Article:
Never Feel Ashamed of Your Depression

 

When I was in high school, I was diagnosed with clinical depression. Even after hearing the doctor say those words to me, I refused to believe her. I resisted therapy and while I did try medication, I did not stay on it for very long. I thought giving in to any treatment meant that I was weak. I thought that by ignoring the exhaustion, the binge-eating and the oversleeping, I would magically fix myself.

The problem with my self-cure plan is that I thought I could handle it all on my own. Even on days when I felt like I was drowning, I refused to reach out for help. In my head, I wouldn’t even acknowledge that I had depression. I instead blamed it on myself for being too lazy, too stupid, too fat-- creating a vicious and devastating cycle that damaged my mental, emotional and physical health.

I moved away from my home town to start over, but when I was half way through my first semester, I realized nothing had fixed itself. The amount of pressure on me mixed with utter exhaustion of everything was immeasurable. It was only then that I reached out to an on-campus counselor.

I’m not saying medication and a therapy are the only way to fight your depression. I am saying, though, that you are the only one that can start the battle for your mental health. If I hadn’t taken control of what was happening to me, I’m sure I would have dropped out of school already.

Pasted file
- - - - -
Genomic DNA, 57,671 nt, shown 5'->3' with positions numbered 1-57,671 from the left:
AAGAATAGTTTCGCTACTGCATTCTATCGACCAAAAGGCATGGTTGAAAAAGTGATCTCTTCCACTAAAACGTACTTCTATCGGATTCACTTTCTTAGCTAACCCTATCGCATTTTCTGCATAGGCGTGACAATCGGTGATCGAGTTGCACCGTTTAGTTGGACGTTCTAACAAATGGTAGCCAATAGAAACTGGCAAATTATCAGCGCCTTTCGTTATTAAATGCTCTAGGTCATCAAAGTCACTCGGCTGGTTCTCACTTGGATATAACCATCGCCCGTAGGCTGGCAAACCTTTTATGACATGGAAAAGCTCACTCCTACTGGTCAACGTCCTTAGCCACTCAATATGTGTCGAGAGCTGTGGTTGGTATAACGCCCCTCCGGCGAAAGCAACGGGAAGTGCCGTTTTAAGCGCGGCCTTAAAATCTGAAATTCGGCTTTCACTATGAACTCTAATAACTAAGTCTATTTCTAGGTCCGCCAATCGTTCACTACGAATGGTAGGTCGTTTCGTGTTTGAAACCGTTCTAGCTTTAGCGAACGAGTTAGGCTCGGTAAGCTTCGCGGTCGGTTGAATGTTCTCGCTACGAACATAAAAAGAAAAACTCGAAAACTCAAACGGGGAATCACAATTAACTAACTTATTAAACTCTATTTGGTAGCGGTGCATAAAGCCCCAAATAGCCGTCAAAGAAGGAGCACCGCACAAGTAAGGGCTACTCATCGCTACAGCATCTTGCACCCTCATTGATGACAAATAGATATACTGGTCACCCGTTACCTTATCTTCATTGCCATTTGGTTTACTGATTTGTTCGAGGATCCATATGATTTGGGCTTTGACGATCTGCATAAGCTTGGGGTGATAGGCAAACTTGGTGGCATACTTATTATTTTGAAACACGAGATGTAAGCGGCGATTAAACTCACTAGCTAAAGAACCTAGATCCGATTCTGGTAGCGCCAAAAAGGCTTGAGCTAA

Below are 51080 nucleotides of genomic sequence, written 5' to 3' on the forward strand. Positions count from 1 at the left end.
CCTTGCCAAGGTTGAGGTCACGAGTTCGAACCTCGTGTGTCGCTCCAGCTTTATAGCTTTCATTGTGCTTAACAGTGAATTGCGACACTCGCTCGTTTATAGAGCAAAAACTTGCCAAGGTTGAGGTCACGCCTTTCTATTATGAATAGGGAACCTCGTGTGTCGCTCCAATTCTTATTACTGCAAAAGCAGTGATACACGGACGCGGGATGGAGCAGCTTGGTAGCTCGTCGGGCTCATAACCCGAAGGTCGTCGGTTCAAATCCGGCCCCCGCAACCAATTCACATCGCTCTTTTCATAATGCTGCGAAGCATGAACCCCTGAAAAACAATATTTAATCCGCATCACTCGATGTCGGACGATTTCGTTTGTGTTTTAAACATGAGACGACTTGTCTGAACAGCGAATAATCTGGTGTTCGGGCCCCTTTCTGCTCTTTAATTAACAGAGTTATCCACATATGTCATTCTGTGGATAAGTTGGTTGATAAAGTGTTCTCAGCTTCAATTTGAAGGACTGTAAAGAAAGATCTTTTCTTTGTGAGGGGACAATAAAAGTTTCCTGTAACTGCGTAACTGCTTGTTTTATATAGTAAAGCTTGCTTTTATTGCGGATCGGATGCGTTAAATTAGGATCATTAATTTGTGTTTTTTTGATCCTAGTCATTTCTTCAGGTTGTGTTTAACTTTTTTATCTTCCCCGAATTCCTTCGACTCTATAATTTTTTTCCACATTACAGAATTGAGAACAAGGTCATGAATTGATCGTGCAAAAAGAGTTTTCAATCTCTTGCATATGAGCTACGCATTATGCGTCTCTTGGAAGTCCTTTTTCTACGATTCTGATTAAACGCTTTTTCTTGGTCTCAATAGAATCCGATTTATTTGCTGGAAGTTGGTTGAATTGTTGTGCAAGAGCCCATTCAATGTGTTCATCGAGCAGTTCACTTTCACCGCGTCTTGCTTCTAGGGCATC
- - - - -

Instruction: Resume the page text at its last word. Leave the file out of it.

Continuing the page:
I created my own safety net, filled with friends, family, a therapist and even an emotional support cat. On days that I am too tired to fight, they all fight for me and help me recharge. They remind me that I am not alone and that I am strong enough to keep getting up in the mornings.

It’s time to let go of the fear of rejection. It’s time to admit that it’s okay to struggle, and it’s okay to reach out to someone when you do. Be open and honest with yourself and your therapist/medical practitioner. Depression is a real illness, and hiding it away behind closed doors has proven over and over again to be harmful.

Fight against the part of your depression that tells you no one will listen, or that it would be too weird or scary to talk so openly about it. Remind yourself that you are worth taking care of. Take the time to learn what that means to you. Does it mean stopping the toxic thoughts that stream through your head all day? Does it mean talking to your doctor/therapist/parents? Does it mean opening the windows in your bedroom? Does it mean allowing yourself to get up and take that shower?

In the words of a great counselor I will forever be grateful for: “You are worth every square inch of space you take up.”